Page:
Look no further for evidence that our government looks out for its people. Seniors suffering under piles of money will soon get to unburden themselves of this plight. Instead of paying an insultingly meager $10 for a lifetime national park pass, soon they get to pay $80. Makes sense. Legislation allowing this not-shameful-at-all price hike passed in 2016 so I’m late to the party. Hope I haven’t missed the part where congress pulls chewed food out of seniors’ mouths. Oh, and yanks their worn slippers right off their feet just because they can.
Read about the changes to senior passes.
The price goes up August 28th.
You can buy the pass through YourPassNow. It takes 2 minutes. The holder must be 62 or older. There’s a backlog, but the parks will accept receipts until passes arrive by mail.
These passes are good for the holder’s lifetime. I got one for my Dad. Now he’ll have to dump his cash-stuffed mattress on other things that existed and flourished for millions of years before humans arrived to claim mine.
Price spike aside, I’m so excited for my Dad to have this pass. He’s never been to a national park. After he received the email confirmation he called to talk about all of the places he wants to go see. My dad is not a phone person. Sometimes I’m mid-sentence when suddenly I hear Okay, bye. CLICK. The phone call alone was worth the $20 ($10 for processing).
Last year, I paid $25 to access Acadia Park for one week. That didn’t include camping or anything other than being there. The $20 pays for itself if the holder visits one park, plus there are other benefits like discounts on camp sites and entry to other public lands.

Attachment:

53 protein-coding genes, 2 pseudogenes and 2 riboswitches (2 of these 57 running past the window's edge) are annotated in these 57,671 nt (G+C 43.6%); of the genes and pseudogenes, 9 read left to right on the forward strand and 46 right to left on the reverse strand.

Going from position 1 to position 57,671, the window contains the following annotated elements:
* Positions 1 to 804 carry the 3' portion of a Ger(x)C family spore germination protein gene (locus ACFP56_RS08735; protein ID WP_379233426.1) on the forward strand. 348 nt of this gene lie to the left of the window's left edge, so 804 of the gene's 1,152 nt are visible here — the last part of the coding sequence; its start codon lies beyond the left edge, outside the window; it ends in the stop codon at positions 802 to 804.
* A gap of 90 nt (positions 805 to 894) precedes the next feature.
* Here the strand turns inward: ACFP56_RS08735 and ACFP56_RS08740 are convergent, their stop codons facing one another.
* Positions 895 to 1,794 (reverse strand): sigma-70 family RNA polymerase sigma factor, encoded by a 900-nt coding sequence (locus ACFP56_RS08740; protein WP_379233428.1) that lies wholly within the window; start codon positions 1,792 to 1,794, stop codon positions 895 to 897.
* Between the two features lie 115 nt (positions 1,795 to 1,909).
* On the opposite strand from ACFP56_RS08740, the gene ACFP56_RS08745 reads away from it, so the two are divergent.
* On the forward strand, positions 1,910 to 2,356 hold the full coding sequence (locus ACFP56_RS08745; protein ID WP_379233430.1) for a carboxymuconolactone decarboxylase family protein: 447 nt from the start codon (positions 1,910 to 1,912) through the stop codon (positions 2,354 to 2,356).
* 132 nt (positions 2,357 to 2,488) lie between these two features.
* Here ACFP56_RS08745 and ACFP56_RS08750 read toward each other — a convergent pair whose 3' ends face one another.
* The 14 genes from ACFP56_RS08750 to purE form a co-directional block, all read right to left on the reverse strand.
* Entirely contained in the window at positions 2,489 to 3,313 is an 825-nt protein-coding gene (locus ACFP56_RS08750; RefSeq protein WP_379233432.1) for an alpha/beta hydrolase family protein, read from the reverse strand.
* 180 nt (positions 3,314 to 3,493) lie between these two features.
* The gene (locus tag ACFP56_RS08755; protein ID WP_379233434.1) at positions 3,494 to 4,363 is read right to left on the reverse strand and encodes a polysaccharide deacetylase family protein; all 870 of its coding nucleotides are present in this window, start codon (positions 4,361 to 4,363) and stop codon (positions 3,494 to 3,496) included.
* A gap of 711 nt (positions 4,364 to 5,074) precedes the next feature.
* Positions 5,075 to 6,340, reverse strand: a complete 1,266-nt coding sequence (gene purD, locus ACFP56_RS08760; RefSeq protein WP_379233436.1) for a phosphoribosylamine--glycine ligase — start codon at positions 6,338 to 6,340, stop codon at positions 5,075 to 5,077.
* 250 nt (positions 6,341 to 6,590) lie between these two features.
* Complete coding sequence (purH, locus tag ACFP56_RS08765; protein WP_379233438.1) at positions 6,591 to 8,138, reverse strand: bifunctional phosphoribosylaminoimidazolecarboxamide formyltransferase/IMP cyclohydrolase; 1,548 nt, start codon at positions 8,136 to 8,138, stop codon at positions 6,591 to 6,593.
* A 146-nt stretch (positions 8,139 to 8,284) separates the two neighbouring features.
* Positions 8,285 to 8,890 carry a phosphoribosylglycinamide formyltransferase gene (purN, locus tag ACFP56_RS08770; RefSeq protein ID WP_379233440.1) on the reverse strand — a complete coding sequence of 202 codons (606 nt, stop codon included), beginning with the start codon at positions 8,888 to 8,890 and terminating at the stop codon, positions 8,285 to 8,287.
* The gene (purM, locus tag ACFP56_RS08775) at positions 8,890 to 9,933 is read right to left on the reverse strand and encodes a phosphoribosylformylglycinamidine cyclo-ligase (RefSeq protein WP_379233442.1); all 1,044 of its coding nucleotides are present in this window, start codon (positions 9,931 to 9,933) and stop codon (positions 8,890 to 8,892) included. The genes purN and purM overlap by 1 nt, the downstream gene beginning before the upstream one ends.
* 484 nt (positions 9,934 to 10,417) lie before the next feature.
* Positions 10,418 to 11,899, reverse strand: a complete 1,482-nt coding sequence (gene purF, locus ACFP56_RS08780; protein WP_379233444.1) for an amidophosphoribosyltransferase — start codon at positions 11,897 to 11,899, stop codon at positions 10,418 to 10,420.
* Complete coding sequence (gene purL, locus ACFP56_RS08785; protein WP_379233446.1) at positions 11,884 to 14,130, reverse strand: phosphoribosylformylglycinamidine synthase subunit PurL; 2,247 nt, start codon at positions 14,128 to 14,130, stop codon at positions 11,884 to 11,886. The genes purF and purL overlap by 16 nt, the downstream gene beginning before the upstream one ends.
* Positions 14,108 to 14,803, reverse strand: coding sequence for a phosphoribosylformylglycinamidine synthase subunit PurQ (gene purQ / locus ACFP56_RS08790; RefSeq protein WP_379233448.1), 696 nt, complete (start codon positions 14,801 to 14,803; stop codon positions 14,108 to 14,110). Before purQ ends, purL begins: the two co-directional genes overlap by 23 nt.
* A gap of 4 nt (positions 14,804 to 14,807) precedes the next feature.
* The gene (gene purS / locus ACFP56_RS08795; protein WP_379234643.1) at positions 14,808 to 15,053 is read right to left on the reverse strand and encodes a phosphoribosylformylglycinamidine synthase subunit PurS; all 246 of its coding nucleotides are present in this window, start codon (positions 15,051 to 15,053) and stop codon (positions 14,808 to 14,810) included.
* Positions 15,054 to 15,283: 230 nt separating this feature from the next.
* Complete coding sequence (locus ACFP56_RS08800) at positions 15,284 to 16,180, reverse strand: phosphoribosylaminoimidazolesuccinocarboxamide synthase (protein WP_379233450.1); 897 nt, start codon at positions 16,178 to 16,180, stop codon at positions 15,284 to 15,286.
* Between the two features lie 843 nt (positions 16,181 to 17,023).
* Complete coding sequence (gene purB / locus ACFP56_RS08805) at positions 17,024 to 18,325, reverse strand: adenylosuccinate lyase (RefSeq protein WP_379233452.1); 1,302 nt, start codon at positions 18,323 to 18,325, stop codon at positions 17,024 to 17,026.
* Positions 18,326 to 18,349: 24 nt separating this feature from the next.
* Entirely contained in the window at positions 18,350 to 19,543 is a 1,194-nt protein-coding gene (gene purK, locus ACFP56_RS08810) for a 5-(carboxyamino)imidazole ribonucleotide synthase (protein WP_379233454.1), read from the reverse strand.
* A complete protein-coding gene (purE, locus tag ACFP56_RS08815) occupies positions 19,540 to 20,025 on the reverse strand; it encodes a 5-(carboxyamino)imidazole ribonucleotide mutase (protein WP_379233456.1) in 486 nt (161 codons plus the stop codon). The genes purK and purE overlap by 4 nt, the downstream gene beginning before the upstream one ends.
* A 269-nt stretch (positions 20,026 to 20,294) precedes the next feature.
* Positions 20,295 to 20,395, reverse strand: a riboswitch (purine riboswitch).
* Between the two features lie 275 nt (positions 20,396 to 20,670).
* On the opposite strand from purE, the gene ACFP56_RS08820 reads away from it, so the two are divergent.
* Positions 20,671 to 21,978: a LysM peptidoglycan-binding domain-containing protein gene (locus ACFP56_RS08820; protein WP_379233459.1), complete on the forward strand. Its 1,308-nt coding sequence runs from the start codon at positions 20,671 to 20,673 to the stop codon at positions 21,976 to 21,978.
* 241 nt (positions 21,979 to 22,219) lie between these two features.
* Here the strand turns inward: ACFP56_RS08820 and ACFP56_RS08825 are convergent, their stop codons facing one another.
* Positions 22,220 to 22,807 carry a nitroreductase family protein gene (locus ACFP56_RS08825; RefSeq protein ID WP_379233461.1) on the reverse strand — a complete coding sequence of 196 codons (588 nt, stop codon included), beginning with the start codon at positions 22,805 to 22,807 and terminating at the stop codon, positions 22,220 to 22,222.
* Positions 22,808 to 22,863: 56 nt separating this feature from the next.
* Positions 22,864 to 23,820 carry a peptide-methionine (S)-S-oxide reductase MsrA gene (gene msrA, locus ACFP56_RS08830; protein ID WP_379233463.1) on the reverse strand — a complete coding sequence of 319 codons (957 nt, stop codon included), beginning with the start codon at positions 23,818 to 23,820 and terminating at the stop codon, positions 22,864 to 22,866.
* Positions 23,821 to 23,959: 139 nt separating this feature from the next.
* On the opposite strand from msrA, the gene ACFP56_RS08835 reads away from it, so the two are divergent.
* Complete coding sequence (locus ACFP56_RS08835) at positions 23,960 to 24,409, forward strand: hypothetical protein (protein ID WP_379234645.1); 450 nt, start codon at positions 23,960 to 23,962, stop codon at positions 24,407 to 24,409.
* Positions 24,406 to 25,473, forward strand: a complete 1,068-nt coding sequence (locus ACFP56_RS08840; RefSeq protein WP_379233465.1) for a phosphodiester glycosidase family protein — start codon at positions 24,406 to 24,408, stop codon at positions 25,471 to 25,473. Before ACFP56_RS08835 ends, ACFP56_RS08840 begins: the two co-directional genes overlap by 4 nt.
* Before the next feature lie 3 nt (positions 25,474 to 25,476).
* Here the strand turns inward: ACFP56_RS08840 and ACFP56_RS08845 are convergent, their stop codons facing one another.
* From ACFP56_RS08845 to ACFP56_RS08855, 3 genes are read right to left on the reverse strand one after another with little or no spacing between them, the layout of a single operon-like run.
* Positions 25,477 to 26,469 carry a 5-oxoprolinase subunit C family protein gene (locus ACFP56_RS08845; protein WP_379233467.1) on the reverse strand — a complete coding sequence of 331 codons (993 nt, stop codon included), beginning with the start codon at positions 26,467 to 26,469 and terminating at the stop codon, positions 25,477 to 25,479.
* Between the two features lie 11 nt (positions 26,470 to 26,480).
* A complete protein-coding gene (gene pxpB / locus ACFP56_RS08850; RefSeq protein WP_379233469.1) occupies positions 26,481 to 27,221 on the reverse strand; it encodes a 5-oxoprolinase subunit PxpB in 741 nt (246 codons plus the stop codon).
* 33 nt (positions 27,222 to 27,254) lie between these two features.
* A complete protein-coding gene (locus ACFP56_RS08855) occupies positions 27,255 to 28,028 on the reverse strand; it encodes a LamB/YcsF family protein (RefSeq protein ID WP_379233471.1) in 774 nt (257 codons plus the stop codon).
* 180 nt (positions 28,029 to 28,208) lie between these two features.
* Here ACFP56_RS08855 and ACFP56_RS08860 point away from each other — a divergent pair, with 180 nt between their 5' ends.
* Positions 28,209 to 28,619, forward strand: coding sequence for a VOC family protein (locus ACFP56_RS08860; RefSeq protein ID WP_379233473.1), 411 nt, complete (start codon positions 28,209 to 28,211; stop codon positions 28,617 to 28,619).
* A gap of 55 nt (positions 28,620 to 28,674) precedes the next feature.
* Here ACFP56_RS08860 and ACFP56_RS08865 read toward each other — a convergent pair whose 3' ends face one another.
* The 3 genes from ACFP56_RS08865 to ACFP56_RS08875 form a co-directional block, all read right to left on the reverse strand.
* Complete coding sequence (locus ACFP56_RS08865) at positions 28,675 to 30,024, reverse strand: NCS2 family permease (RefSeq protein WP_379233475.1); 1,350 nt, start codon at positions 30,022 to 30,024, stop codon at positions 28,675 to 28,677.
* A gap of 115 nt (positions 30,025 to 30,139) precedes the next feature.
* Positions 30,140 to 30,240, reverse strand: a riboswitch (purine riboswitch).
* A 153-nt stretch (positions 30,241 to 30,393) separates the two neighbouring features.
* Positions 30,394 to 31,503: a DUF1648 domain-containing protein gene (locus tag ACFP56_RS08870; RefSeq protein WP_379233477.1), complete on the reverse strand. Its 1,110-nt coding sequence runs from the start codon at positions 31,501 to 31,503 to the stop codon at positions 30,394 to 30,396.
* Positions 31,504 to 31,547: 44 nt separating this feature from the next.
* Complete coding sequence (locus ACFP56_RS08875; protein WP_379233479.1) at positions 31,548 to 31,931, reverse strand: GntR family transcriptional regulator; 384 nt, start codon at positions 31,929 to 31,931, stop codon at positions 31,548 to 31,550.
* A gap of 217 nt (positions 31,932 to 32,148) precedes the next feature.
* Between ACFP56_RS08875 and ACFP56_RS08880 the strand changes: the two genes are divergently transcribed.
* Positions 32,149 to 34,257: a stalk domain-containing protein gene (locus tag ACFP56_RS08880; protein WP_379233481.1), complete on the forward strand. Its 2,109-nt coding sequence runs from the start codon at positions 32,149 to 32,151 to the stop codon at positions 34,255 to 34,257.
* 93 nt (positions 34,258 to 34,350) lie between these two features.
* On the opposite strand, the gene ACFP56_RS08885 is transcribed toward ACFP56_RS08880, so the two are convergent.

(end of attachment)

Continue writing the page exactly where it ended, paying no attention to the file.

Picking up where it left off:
The pass covers the holder plus passengers.
The Senior Pass is a lifetime pass available to United States citizens or permanent residents 62 years of age or older. The Pass can be used at over 2000 Federal recreation sites across the nation, including National Parks, National Wildlife Refuges, and many National Forest lands. The Senior Pass admits the Pass owner and any passengers traveling with him/her in a single non-commercial vehicle at per-vehicle fee areas or the Pass owner and three additional adults where per-person fees are charged. The Senior Pass may also offer a discount on some expanded amenity fees, such as camping. Discounts offered by the Pass vary widely across the many different types of recreation sites. Pass owners are encouraged to check with sites they plan to visit before obtaining a pass to verify that their Pass will be accepted. Anytime a Pass is used, photo identification will be requested to verify Pass ownership.
The receipt you receive after purchase of the Senior Pass may be used as your admittance Pass until your actual Pass arrives in the mail.
I wish these lifetime passes were affordable for everyone, but then how would the National Park Service … um … I have no idea why they need so much more money.
In Pale Blue Dot, Carl Sagan writes that Voyager 1 and 2 were built at a cost of less than one penny per citizen. I’m reading this book right now so NASA’s inventiveness is top of mind. These spacecrafts were launched in 1977. In 1994, Sagan wrote they were expected to run until 2017 should all go well. They’re still going. Voyager 1 is more than 12 billion miles away in interstellar space while 2 is more than 10 billion miles away. Today, they’re still sending back data and exploring far beyond where anything from Earth has ever flown. Greatness can be accomplished without cutting holes in the public’s pockets.
Maybe NASA could teach the National Park Service how to cut the fat. Or congress could pass more cool legislation. Children do get all that tooth fairy money.